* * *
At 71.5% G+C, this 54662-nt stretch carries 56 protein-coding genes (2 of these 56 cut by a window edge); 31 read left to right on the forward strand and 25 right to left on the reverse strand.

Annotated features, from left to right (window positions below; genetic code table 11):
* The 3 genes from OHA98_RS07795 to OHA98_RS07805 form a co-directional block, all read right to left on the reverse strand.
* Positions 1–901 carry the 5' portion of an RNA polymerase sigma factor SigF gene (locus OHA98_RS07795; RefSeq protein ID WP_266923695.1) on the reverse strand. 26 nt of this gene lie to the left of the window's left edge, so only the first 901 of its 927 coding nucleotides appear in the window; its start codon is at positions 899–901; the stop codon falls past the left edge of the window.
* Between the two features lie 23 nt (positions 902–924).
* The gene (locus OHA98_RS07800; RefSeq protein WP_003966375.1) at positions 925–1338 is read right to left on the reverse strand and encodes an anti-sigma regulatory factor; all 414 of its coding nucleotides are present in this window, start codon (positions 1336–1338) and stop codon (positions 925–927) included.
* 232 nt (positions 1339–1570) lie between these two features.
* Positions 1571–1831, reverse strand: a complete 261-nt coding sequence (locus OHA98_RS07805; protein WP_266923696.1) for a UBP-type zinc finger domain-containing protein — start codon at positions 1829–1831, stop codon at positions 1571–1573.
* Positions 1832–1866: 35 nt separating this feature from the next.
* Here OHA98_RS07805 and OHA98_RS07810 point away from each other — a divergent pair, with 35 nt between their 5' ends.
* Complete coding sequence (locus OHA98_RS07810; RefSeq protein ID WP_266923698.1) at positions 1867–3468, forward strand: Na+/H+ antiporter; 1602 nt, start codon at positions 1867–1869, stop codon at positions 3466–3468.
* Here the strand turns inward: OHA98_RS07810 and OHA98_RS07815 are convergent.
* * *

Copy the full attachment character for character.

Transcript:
At 71.5% G+C, this 54662-nt stretch carries 56 protein-coding genes (2 of these 56 cut by a window edge); 31 read left to right on the forward strand and 25 right to left on the reverse strand.

Annotated features, from left to right (window positions below; genetic code table 11):
* The 3 genes from OHA98_RS07795 to OHA98_RS07805 form a co-directional block, all read right to left on the reverse strand.
* Positions 1–901 carry the 5' portion of an RNA polymerase sigma factor SigF gene (locus OHA98_RS07795; RefSeq protein ID WP_266923695.1) on the reverse strand. 26 nt of this gene lie to the left of the window's left edge, so only the first 901 of its 927 coding nucleotides appear in the window; its start codon is at positions 899–901; the stop codon falls past the left edge of the window.
* Between the two features lie 23 nt (positions 902–924).
* The gene (locus OHA98_RS07800; RefSeq protein WP_003966375.1) at positions 925–1338 is read right to left on the reverse strand and encodes an anti-sigma regulatory factor; all 414 of its coding nucleotides are present in this window, start codon (positions 1336–1338) and stop codon (positions 925–927) included.
* 232 nt (positions 1339–1570) lie between these two features.
* Positions 1571–1831, reverse strand: a complete 261-nt coding sequence (locus OHA98_RS07805; protein WP_266923696.1) for a UBP-type zinc finger domain-containing protein — start codon at positions 1829–1831, stop codon at positions 1571–1573.
* Positions 1832–1866: 35 nt separating this feature from the next.
* Here OHA98_RS07805 and OHA98_RS07810 point away from each other — a divergent pair, with 35 nt between their 5' ends.
* Complete coding sequence (locus OHA98_RS07810; RefSeq protein ID WP_266923698.1) at positions 1867–3468, forward strand: Na+/H+ antiporter; 1602 nt, start codon at positions 1867–1869, stop codon at positions 3466–3468.
* Here the strand turns inward: OHA98_RS07810 and OHA98_RS07815 are convergent.